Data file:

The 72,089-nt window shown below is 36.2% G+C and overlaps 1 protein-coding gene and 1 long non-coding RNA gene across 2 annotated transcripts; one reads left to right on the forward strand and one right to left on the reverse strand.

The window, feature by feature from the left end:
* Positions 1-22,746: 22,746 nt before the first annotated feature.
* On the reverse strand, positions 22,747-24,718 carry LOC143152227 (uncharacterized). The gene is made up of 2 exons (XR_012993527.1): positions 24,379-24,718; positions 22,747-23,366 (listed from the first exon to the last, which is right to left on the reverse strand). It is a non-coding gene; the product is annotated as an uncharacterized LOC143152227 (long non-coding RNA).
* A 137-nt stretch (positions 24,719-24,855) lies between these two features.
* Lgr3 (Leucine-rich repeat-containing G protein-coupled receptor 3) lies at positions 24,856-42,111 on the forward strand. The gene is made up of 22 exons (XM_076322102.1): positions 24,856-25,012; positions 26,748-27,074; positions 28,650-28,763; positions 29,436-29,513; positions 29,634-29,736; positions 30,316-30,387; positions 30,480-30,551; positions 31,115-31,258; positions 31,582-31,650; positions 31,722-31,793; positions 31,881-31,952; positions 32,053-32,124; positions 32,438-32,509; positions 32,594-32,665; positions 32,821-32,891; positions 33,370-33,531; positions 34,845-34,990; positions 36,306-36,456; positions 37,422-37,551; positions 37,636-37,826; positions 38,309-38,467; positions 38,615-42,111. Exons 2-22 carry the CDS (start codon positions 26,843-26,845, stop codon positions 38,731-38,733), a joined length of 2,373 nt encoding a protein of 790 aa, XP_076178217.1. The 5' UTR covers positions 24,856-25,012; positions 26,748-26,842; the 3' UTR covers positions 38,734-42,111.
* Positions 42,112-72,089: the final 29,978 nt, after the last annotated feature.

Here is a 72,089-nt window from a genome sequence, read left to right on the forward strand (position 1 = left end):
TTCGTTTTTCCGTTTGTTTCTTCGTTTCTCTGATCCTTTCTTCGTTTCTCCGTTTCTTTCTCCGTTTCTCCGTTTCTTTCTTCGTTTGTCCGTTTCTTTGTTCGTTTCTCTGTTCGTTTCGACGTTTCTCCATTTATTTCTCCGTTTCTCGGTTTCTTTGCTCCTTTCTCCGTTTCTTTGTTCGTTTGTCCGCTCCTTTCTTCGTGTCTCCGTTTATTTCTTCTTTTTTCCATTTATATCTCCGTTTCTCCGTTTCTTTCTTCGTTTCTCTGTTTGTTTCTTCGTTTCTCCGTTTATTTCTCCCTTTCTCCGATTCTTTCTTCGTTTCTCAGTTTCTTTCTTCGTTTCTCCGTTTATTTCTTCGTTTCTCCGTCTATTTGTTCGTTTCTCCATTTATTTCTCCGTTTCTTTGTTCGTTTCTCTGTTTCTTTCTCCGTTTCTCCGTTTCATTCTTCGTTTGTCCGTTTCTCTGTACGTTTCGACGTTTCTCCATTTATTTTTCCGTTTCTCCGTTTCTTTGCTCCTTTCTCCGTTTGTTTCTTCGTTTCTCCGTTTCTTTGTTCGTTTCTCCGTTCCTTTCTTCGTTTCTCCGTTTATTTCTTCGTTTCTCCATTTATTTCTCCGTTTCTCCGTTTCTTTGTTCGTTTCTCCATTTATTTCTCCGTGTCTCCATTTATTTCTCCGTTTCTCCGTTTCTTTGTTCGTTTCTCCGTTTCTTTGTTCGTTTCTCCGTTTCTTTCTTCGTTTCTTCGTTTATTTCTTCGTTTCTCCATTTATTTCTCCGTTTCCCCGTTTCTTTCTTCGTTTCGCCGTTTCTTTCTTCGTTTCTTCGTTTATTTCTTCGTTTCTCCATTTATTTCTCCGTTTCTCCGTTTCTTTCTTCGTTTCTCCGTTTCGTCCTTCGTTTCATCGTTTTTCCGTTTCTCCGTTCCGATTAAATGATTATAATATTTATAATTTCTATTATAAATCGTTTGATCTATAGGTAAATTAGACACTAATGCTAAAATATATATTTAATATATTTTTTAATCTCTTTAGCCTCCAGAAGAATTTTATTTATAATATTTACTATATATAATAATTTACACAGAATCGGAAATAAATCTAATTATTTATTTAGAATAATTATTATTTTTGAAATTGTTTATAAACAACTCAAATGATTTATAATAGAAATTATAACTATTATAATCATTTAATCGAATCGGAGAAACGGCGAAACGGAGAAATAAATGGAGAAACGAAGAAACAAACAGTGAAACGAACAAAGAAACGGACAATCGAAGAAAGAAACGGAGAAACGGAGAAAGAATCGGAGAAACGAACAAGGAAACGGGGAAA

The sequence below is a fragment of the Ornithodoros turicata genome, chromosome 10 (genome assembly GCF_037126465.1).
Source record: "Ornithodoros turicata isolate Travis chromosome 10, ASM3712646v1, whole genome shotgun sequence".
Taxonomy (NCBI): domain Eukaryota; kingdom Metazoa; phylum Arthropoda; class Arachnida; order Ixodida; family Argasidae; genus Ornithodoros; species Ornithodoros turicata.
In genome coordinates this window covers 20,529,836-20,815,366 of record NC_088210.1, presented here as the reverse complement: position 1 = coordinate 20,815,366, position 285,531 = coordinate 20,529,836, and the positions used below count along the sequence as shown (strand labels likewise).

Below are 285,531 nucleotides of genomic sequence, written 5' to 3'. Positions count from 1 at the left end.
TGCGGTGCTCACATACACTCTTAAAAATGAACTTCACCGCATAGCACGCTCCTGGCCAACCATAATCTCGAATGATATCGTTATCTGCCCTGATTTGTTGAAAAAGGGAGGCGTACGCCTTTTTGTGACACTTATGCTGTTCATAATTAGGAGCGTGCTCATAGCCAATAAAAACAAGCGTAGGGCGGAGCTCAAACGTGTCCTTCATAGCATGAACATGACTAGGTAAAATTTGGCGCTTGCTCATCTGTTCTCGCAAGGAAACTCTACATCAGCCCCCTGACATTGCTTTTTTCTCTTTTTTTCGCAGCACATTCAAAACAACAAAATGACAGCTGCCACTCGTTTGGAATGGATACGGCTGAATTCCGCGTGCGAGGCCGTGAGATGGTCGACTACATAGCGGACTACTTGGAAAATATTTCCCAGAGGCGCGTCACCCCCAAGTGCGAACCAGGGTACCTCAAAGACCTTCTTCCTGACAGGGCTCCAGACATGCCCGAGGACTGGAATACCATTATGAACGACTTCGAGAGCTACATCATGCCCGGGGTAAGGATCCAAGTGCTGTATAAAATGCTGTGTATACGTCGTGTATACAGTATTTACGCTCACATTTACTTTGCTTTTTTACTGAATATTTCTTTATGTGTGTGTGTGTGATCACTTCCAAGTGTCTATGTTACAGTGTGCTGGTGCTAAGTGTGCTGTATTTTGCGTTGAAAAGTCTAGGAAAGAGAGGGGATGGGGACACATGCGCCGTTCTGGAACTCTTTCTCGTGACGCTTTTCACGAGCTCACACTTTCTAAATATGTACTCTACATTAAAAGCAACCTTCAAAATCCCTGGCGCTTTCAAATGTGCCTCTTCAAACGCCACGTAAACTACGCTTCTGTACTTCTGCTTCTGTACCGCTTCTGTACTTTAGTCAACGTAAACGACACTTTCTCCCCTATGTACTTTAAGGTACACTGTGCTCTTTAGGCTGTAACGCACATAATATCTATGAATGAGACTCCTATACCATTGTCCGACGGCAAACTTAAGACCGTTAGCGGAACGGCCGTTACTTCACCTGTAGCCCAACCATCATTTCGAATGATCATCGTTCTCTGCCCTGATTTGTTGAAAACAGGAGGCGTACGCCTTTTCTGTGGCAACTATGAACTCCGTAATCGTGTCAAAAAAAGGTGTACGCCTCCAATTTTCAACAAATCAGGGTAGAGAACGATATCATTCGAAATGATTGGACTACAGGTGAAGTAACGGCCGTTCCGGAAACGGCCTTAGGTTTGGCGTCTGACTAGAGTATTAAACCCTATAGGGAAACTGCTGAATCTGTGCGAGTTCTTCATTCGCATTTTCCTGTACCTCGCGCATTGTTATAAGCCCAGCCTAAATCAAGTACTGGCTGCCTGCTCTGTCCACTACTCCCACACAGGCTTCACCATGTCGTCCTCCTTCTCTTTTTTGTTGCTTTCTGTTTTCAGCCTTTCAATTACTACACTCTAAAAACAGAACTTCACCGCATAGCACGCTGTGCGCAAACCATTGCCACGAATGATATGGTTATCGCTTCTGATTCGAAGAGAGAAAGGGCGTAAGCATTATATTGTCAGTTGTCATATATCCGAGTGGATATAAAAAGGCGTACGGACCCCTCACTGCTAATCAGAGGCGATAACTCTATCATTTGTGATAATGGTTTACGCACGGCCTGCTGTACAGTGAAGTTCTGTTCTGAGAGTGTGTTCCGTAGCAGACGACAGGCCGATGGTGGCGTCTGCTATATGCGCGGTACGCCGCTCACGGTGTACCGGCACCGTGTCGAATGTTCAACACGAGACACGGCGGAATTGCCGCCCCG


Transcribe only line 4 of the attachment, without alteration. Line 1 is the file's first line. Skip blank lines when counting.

* On the reverse strand, positions 22,747-24,718 carry LOC143152227 (uncharacterized). The gene is made up of 2 exons (XR_012993527.1): positions 24,379-24,718; positions 22,747-23,366 (listed from the first exon to the last, which is right to left on the reverse strand). It is a non-coding gene; the product is annotated as an uncharacterized LOC143152227 (long non-coding RNA).